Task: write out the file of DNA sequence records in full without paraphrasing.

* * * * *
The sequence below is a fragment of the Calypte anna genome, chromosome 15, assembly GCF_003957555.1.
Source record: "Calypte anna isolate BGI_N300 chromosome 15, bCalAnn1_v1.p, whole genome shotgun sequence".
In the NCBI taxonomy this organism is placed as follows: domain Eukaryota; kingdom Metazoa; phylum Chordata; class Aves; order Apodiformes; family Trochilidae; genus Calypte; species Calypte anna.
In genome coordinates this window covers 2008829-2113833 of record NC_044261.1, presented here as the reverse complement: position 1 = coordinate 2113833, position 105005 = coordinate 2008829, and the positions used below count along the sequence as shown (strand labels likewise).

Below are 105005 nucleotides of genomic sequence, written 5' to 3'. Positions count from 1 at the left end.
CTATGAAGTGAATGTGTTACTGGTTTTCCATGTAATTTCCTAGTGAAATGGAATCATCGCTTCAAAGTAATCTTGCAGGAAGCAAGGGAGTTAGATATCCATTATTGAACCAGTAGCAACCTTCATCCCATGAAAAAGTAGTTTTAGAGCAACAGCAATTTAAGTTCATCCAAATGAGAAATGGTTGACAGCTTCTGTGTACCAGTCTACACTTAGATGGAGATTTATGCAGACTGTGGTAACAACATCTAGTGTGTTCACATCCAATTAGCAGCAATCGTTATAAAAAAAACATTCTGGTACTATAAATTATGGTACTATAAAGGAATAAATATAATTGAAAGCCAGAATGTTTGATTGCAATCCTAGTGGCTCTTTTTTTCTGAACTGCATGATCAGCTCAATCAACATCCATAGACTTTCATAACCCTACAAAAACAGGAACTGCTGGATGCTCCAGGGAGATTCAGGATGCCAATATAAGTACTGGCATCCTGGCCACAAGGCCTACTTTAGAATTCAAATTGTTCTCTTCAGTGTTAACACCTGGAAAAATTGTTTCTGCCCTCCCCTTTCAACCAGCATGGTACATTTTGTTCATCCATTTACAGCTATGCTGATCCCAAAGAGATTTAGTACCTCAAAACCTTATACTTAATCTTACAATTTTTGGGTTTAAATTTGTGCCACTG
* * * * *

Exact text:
The sequence below is a fragment of the Calypte anna genome, chromosome 15, assembly GCF_003957555.1.
Source record: "Calypte anna isolate BGI_N300 chromosome 15, bCalAnn1_v1.p, whole genome shotgun sequence".
In the NCBI taxonomy this organism is placed as follows: domain Eukaryota; kingdom Metazoa; phylum Chordata; class Aves; order Apodiformes; family Trochilidae; genus Calypte; species Calypte anna.
In genome coordinates this window covers 2008829-2113833 of record NC_044261.1, presented here as the reverse complement: position 1 = coordinate 2113833, position 105005 = coordinate 2008829, and the positions used below count along the sequence as shown (strand labels likewise).

Below are 105005 nucleotides of genomic sequence, written 5' to 3'. Positions count from 1 at the left end.
CTATGAAGTGAATGTGTTACTGGTTTTCCATGTAATTTCCTAGTGAAATGGAATCATCGCTTCAAAGTAATCTTGCAGGAAGCAAGGGAGTTAGATATCCATTATTGAACCAGTAGCAACCTTCATCCCATGAAAAAGTAGTTTTAGAGCAACAGCAATTTAAGTTCATCCAAATGAGAAATGGTTGACAGCTTCTGTGTACCAGTCTACACTTAGATGGAGATTTATGCAGACTGTGGTAACAACATCTAGTGTGTTCACATCCAATTAGCAGCAATCGTTATAAAAAAAACATTCTGGTACTATAAATTATGGTACTATAAAGGAATAAATATAATTGAAAGCCAGAATGTTTGATTGCAATCCTAGTGGCTCTTTTTTTCTGAACTGCATGATCAGCTCAATCAACATCCATAGACTTTCATAACCCTACAAAAACAGGAACTGCTGGATGCTCCAGGGAGATTCAGGATGCCAATATAAGTACTGGCATCCTGGCCACAAGGCCTACTTTAGAATTCAAATTGTTCTCTTCAGTGTTAACACCTGGAAAAATTGTTTCTGCCCTCCCCTTTCAACCAGCATGGTACATTTTGTTCATCCATTTACAGCTATGCTGATCCCAAAGAGATTTAGTACCTCAAAACCTTATACTTAATCTTACAATTTTTGGGTTTAAATTTGTGCCACTG